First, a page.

Research Article: The optical and biological properties of glacial meltwater in an Antarctic fjord

Date Published: February 6, 2019

Publisher: Public Library of Science

Author(s): B. Jack Pan, Maria Vernet, Rick A. Reynolds, B. Greg Mitchell, Zhihua Zhang.


As the Western Antarctic Peninsula (WAP) region responds to a warmer climate, the impacts of glacial meltwater on the Southern Ocean are expected to intensify. The Antarctic Peninsula fjord system offers an ideal system to understand meltwater’s properties, providing an extreme in the meltwater’s spatial gradient from the glacio-marine boundary to the WAP continental shelf. Glacial meltwater discharge in Arctic and Greenland fjords is typically characterized as relatively lower temperature, fresh and with high turbidity. During two cruises conducted in December 2015 and April 2016 in Andvord Bay, we found a water lens of low salinity and low temperature along the glacio-marine interface. Oxygen isotope ratios identified this water lens as a mixture of glacial ice and deep water in Gerlache Strait suggesting this is glacial meltwater. Conventional hydrographic measurements were combined with optical properties to effectively quantify its spatial extent. Fine suspended sediments associated with meltwater (nanoparticles of ~ 5nm) had a significant impact on the underwater light field and enabled the detection of meltwater characteristics and spatial distribution. In this study, we illustrate that glacial meltwater in Andvord Bay alters the inherent and apparent optical properties of the water column, and develop statistical models to predict the meltwater content from hydrographic and optical measurements. The predicted meltwater fraction is in good agreement with in-situ values. These models offer a potential for remote sensing and high-resolution detection of glacial meltwater in Antarctic waters. Furthermore, the possible influence of meltwater on phytoplankton abundance in the surface is highlighted; a significant correlation is found between meltwater fraction and chlorophyll concentration.

Partial Text

The physical impact of Antarctic glacial melting on sea level variability is being extensively studied [1] [2] [3] [4]. The effects of glacial meltwater on Antarctic coastal hydrography and regional marine ecosystem are also expected to be critical to future marine productivity, but understanding of these processes is limited. Meltwater is undoubtedly a significant feature as a consequence of atmospheric and oceanic warming in climate-sensitive polar regions [5]. In addition to sea level rise, the melting of both glacial and sea ice also induces water column stratification (particularly in shallow coastal regions), where the meltwater is likely to impact light availability, as well as the function and structure of food webs [6] [7] [8]. The Western Antarctic Peninsula (WAP) is a region experiencing rapid climate change [9]. Mean air temperatures along the WAP have increased significantly (1–2 °C) over the last 50 years [10], which has profound consequences on sea ice, ice shelves, and glacial melting [8] [11]. This change had already triggered the collapse of Larsen ice shelf A and B east of the Peninsula [12] [13] [14].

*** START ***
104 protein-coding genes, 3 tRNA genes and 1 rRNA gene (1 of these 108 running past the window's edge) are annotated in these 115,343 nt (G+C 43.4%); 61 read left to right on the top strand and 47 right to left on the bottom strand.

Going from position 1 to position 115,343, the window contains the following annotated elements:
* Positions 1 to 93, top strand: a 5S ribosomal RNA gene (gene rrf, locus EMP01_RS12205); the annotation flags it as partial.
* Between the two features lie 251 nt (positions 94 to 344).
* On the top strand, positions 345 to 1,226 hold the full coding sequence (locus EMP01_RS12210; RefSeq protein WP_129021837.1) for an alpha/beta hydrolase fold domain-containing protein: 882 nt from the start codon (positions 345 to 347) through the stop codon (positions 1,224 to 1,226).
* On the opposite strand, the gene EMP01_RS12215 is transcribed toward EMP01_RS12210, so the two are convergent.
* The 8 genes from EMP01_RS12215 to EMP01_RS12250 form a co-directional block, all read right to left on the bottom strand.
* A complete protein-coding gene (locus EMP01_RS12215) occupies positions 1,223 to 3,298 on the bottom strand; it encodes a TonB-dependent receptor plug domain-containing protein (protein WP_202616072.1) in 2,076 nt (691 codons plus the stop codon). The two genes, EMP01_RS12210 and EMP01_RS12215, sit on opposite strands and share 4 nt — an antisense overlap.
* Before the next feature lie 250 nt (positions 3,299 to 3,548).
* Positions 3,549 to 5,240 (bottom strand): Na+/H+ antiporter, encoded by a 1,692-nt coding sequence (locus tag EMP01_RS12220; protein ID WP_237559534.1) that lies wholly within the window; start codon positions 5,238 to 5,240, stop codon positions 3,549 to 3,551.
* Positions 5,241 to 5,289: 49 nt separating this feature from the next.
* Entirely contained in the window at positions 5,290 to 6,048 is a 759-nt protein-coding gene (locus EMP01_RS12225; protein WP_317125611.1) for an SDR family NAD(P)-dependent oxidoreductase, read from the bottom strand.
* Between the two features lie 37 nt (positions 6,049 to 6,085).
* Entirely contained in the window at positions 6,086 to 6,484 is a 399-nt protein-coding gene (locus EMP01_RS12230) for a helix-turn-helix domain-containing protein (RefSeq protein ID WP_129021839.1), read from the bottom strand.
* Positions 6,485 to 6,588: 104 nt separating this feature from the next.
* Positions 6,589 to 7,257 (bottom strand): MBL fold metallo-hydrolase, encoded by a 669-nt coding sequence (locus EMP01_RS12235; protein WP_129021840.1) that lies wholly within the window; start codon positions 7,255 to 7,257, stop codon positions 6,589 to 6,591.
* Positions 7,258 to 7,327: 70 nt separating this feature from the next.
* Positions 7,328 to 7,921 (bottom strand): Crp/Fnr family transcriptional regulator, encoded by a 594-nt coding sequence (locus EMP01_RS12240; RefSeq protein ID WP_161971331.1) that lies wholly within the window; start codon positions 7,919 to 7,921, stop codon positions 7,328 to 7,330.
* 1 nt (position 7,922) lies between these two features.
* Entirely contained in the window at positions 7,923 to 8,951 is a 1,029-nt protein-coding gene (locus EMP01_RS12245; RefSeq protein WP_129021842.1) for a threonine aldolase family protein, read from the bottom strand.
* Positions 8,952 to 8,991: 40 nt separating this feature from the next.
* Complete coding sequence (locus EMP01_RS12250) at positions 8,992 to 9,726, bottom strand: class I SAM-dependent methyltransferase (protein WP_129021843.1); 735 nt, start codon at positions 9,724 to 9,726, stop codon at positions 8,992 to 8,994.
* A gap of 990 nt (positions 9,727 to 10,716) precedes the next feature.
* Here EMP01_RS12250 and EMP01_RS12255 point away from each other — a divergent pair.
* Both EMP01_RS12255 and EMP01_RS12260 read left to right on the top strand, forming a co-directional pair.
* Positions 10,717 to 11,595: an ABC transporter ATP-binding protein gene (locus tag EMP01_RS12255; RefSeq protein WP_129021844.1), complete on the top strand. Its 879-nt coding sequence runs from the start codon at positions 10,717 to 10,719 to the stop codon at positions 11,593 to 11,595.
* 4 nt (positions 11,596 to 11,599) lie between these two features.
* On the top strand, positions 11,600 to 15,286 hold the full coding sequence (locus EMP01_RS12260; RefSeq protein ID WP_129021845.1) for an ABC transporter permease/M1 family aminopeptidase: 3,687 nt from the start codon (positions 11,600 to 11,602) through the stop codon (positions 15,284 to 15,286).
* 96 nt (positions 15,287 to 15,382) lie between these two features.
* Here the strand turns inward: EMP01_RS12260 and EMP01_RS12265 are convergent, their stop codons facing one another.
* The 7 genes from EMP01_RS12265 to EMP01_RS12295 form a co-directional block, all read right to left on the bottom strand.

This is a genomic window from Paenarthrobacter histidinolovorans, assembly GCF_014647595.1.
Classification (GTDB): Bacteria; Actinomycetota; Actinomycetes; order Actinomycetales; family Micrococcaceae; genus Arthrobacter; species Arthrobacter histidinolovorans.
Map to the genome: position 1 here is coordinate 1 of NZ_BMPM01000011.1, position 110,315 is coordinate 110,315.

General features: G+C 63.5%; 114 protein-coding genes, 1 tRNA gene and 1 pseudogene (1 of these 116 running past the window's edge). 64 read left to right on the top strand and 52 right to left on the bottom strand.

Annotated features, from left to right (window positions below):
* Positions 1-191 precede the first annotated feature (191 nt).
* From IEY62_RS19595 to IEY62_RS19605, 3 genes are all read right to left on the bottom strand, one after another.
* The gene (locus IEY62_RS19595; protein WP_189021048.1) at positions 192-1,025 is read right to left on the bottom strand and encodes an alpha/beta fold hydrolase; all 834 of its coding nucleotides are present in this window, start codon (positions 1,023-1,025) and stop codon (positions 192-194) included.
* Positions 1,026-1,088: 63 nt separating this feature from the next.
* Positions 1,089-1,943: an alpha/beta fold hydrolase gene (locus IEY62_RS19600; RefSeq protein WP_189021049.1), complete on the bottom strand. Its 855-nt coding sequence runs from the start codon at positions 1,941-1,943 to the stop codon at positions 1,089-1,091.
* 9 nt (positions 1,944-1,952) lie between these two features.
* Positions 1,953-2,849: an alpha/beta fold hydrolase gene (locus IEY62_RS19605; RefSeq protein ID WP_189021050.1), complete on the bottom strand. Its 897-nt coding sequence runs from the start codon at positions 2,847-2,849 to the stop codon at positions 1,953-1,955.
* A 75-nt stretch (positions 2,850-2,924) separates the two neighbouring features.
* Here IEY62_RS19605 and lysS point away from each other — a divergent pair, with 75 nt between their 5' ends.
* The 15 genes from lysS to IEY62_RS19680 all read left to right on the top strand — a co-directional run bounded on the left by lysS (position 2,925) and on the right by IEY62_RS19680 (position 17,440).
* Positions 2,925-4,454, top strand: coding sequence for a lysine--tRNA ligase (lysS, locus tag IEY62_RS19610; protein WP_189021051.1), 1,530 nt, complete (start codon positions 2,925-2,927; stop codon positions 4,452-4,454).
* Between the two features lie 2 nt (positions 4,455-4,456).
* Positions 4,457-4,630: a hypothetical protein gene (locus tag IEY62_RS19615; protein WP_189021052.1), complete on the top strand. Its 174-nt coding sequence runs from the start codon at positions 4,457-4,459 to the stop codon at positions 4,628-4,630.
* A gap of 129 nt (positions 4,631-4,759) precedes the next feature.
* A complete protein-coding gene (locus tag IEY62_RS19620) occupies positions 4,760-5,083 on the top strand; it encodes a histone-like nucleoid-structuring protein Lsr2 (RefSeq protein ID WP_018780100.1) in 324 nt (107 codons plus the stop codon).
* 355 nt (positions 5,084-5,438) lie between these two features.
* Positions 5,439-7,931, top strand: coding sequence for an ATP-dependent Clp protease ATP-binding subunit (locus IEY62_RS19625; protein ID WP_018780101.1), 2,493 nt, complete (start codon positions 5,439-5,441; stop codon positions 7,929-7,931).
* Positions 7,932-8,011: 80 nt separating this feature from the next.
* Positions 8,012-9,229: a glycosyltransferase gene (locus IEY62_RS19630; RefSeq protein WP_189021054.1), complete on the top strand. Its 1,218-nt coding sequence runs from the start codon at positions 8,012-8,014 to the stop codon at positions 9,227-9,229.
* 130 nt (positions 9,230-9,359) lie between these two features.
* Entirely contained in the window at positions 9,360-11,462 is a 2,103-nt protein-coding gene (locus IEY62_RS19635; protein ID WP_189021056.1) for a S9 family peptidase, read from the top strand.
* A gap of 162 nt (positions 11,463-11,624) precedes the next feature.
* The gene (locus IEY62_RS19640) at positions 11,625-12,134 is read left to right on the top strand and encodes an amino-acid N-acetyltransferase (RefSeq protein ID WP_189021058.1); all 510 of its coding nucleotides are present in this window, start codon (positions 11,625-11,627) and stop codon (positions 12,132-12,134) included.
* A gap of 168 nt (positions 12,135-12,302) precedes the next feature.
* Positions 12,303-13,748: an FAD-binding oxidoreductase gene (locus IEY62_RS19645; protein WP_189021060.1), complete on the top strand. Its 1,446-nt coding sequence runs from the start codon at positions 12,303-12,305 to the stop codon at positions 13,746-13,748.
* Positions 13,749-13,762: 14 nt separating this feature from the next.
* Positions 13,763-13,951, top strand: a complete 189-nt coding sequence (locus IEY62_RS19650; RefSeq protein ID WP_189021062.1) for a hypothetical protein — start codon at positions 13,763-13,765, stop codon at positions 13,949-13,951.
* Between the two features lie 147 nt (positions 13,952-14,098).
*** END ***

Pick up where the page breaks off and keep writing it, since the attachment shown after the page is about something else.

Glacial meltwater input in fjords and other coastal Antarctic regions has been associated with the regional warming [9]. The meltwater discharge can impact surface stratification and increase nearshore turbidity which influences underwater light field as shown in this study. Meltwater can also have secondary effects on Antarctic coastal ecosystems by influencing the timing of sea ice formation and promoting phytoplankton growth [7]. In Andvord Bay, we observed a relatively weak meltwater process near the glacio-marine interface with Bagshawe glacier. Concurrent in-situ optical measurements, especially particulate backscattering coefficient and particulate beam attenuation coefficient, were found to detect the presence of fine sediment loading. The presence of sedimentary nanoparticles, in combination with more negative δ18O and lower salinity, were attributed to the presence of meltwater. These nanoparticles were likely missed by sampling with standard GF/F (0.7 μm) filters. These optical features were utilized to model the spatial distribution of meltwater fraction in Andvord Bay (Model 1). Model 2 better correlates with in-situ meltwater measurements than Model 1 due to the integrative effect of the AOP variables. The models developed in this study can potentially be applied to remote sensing datasets to detect meltwater presence at the sea surface. In addition to the optical properties of glacial meltwater, we also documented a significant temporal variability in phytoplankton concentration, where surface chl-a decreased one-order of magnitude from December to April. Phytoplankton sedimentation was observed as deep chl-a and phaeo-pigments (z > 300m), increasing towards the end of the austral growing season.




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